By Baselinemag  |  Posted 2005-05-23 Print this article Print

The goal: Squeeze more data out of existing systems, and do it faster and more efficiently:

But It Works Today'">

'But It Works Today'

Obviously, it's hard to move forward with an application integration project when business executives don't understand the value in it—and don't want to allocate the money for it.

Ben Wong, an application architect at insurance provider Aegon Canada, had been trying for more than a year to convince the company's managers that Microsoft's BizTalk application integration server would eventually reduce maintenance costs by eliminating many of the 30 connectors needed to link its eight core systems. But he had a hard time conveying those benefits in bottom-line terms.

"The problem has been that the integration tools can't show immediate business value," Wong says. "We'd say, 'We need integration,' and then the answer was, 'But it works today.'"

Wong recently found a way to jump-start the project. Aegon Canada needs its Cobol-based underwriting system to exchange data with MIB, a provider of medical information on individuals, via standard Web-based data formats. It would have been at least as expensive to write and maintain a one-off piece of connective software, according to Wong, so his team got the thumbs-up to use BizTalk to translate the data.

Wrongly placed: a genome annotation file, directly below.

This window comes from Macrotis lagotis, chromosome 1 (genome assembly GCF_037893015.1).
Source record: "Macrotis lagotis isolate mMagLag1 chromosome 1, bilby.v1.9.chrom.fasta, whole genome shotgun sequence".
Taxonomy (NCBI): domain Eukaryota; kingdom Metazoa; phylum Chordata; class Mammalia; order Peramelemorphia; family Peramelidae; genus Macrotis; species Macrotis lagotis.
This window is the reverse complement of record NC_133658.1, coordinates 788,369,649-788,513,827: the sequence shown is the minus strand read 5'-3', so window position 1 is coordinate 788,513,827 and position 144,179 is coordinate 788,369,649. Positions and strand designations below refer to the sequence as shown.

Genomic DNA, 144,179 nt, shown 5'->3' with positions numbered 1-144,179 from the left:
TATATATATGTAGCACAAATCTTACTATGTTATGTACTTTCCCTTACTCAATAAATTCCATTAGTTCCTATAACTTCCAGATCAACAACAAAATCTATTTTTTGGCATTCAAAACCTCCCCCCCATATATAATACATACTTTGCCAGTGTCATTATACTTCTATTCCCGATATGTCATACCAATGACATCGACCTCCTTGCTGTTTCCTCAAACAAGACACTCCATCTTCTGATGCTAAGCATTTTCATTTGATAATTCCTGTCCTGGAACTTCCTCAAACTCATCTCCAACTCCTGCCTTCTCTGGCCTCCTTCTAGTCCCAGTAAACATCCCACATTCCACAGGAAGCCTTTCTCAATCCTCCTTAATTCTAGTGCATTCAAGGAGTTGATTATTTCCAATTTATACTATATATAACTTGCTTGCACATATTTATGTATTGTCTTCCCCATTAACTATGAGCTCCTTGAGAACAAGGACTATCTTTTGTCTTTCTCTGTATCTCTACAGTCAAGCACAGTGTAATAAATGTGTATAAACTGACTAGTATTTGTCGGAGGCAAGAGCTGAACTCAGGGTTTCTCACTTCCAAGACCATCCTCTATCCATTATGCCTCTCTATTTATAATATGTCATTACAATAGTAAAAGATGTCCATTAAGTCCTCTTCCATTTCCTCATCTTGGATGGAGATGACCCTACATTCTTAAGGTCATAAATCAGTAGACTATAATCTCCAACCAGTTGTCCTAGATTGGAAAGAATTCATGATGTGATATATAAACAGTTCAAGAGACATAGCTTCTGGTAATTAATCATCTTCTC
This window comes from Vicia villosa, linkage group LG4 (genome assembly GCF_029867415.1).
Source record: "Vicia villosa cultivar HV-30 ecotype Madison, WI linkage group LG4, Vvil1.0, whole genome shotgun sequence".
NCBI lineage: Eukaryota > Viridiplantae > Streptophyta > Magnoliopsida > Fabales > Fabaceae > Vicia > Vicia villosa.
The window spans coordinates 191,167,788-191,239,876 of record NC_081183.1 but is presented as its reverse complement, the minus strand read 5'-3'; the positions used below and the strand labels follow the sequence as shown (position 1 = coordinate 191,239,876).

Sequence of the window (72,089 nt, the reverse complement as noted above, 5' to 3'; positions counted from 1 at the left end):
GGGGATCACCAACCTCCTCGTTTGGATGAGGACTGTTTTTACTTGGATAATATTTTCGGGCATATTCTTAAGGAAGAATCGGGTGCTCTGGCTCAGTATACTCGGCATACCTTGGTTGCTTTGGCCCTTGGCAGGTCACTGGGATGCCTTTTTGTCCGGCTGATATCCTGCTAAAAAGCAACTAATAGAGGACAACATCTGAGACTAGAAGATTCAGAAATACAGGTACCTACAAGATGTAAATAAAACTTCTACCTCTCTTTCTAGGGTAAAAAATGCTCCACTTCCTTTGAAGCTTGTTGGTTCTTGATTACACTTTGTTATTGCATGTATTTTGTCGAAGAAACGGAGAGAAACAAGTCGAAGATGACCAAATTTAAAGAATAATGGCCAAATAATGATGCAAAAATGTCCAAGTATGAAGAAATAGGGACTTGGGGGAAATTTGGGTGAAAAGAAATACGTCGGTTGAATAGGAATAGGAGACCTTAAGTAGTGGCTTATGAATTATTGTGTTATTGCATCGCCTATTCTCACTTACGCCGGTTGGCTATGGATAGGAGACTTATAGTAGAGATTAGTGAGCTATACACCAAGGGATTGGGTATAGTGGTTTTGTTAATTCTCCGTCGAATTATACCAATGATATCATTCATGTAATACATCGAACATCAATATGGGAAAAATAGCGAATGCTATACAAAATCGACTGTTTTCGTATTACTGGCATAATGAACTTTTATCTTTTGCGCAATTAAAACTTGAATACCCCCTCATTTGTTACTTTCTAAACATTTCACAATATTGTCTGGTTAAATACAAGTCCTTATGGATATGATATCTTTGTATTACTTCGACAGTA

"That was a way to get our foot in the door," he says.

Others have found concrete ways application integration technology can pay off. In late 2003, Con-Way, a transportation and logistics services company with $2.6 billion in revenue last year, began rolling out Tibco's integration software to connect its accounts receivable software from GetPaid with Oracle Financials and its in-house application for shipment tracking.

Now, Con-Way doesn't have to reinvent the wheel every time it wants to add a new application to the mix, says Praveen Sharabu, the company's director of enterprise architecture. In fact, he says, the development time needed to integrate new applications has dropped by as much as 75% with Tibco acting as the common translation layer.

That's because Con-Way already had gone through the process of defining a standard data format for certain activities (such as information associated with a shipment). Furthermore, the Tibco system provides functions, such as queuing messages sent between applications, that previously would have had to be programmed separately using a lower-level Java programming tool.

For example, last year Con-Way wanted to capture the weight of shipments recorded by new digital scales it had installed on its forklifts, and send that into the shipment-tracking application. Sharabu says the project took a month and a half with Tibco; he estimates it would have taken at least six months to write software in Java to connect the two applications.

"The idea was to reuse as much code as we could," Sharabu says. "And there's a tremendous amount of development time that's cut down."


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